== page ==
Looking to pick up some new books to keep you entertained and edified well into the new year? The Federalist staff and contributors have lots of great recommendations.
In Andrew Puzder’s new book, ‘The Capitalist Comeback,’ the CEO and Trump’s former labor secretary nominee makes a compelling economic case for the benefits of fewer regulations and limited government.
John Hughes simply must be defended. He was a singular talent and could be considered the most overtly America-loving filmmaker since Frank Capra.
The two-part formula for ‘Smells Like Teen Spirit’ was putting a darker spin on very conventional melodies and employing a lot of dynamics.
You really have to marvel at how fast we’ve progressed from ‘Bake the cake, bigot’ to ‘Take off your dress, bigot.’
While it’s not a universal truism, more often than not, bad morals make for bad art, and the unwillingness to say so produces even worse criticism.
In ‘Smashing the DC Monopoly,’ the legendarily principled former senator explains just how corrupt Washington is and lays out a credible plan to amend the Constitution and make the reforms Congress won’t.
Before the late 1960s turned American political protests into a contradictory spectacle, civil rights protests were a case study in disciplined political campaigning.
‘Find Your Whistle,’ a book written by four-time world champion whistler Chris Ullman, turns out to be a surprising font of well-considered lessons on how to live a life that is meaningful to others.
America, we need to talk. You might not want to admit this, but you need to hear the truth. You have a tattoo problem.
Looking for something to read as you squeeze in one more trip to the beach or mountains this summer? Federalist writers offer their recommendations.
In Ben Sasse’s new book, ‘The Vanishing American Adult,’ the Nebraska senator offers up thoughtful and practical advice on how to cultivate self-reliance among our future citizens. But are we too self-absorbed to do anything about it?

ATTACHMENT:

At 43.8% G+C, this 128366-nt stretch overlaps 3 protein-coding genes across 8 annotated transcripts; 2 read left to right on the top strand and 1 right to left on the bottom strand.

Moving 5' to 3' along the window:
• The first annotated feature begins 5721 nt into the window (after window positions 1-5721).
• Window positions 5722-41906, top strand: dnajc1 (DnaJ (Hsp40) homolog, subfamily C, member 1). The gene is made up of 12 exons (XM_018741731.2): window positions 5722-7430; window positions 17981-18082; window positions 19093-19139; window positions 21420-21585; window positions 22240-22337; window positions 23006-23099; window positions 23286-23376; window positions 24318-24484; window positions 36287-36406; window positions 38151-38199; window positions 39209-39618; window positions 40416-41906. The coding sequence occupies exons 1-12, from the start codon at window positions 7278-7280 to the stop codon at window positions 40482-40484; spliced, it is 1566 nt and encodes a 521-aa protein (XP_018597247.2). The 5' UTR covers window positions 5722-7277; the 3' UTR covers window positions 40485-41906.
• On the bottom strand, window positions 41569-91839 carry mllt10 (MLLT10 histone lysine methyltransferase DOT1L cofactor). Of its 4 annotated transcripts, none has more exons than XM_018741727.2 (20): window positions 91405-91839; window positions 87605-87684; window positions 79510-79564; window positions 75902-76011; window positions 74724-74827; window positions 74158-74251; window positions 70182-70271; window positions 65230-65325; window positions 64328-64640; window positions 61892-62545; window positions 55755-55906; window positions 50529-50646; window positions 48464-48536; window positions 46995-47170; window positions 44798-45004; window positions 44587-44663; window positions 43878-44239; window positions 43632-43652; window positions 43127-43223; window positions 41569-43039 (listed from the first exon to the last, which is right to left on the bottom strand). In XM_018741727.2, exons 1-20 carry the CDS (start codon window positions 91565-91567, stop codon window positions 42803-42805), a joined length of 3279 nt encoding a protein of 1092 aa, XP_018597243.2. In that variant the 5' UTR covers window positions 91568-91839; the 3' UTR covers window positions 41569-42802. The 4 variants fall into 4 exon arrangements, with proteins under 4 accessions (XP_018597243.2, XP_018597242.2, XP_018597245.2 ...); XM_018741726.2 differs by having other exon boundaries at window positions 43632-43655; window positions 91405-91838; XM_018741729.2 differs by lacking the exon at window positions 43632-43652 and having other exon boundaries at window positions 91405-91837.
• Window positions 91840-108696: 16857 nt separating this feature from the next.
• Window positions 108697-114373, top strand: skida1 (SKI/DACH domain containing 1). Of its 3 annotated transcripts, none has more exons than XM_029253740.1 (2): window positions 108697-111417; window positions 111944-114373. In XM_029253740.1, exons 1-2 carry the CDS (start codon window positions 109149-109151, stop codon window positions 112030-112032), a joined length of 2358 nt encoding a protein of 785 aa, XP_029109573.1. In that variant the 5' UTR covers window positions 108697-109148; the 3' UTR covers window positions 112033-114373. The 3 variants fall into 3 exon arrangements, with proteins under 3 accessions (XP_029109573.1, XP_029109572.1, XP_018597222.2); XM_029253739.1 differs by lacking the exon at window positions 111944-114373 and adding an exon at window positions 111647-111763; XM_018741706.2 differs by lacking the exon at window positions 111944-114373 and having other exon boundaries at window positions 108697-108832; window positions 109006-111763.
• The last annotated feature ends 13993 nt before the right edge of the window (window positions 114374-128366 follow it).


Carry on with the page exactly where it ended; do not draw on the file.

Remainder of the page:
In his new book, ‘The End of Europe,’ journalist James Kirchick provides ample reasons to worry that Europe is once again a power keg of illiberal attitudes and political instability.
In his new book ‘The Death of Expertise,’ Tom Nichols takes a sobering and witty look at why the information age has paradoxically become a bonfire of of arrogance and ignorance that threatens to engulf us all.
By now, John Dean’s pronouncements on the scandals du jour have become one of the most predictable tropes in political journalism.
In his new book ‘The Art of Being Free,’ James Poulos puts twenty-first-century popular culture and the Western canon in a blender and comes up with a wholly original book that reshapes what we think about freedom.
Why are Democrats doing everything in their power to make sure Donald Trump runs roughshod over them and wins so much he gets sick of winning?
You and I both know that as much as you claim to dislike returning to Grand Rapids, you wanted to be here. It was just too depressing to watch Netflix alone in that dreary shoebox you rent in Red Hook.
It turns out that people liked the original, male version of the Clinton candidacy a lot more than the expensive reboot.
It’s not all Steven Spielberg and John Carpenter references—Netflix’s hit show is also an ’80s nostalgia trip for fans of the decade’s horror novels and pulp fiction.
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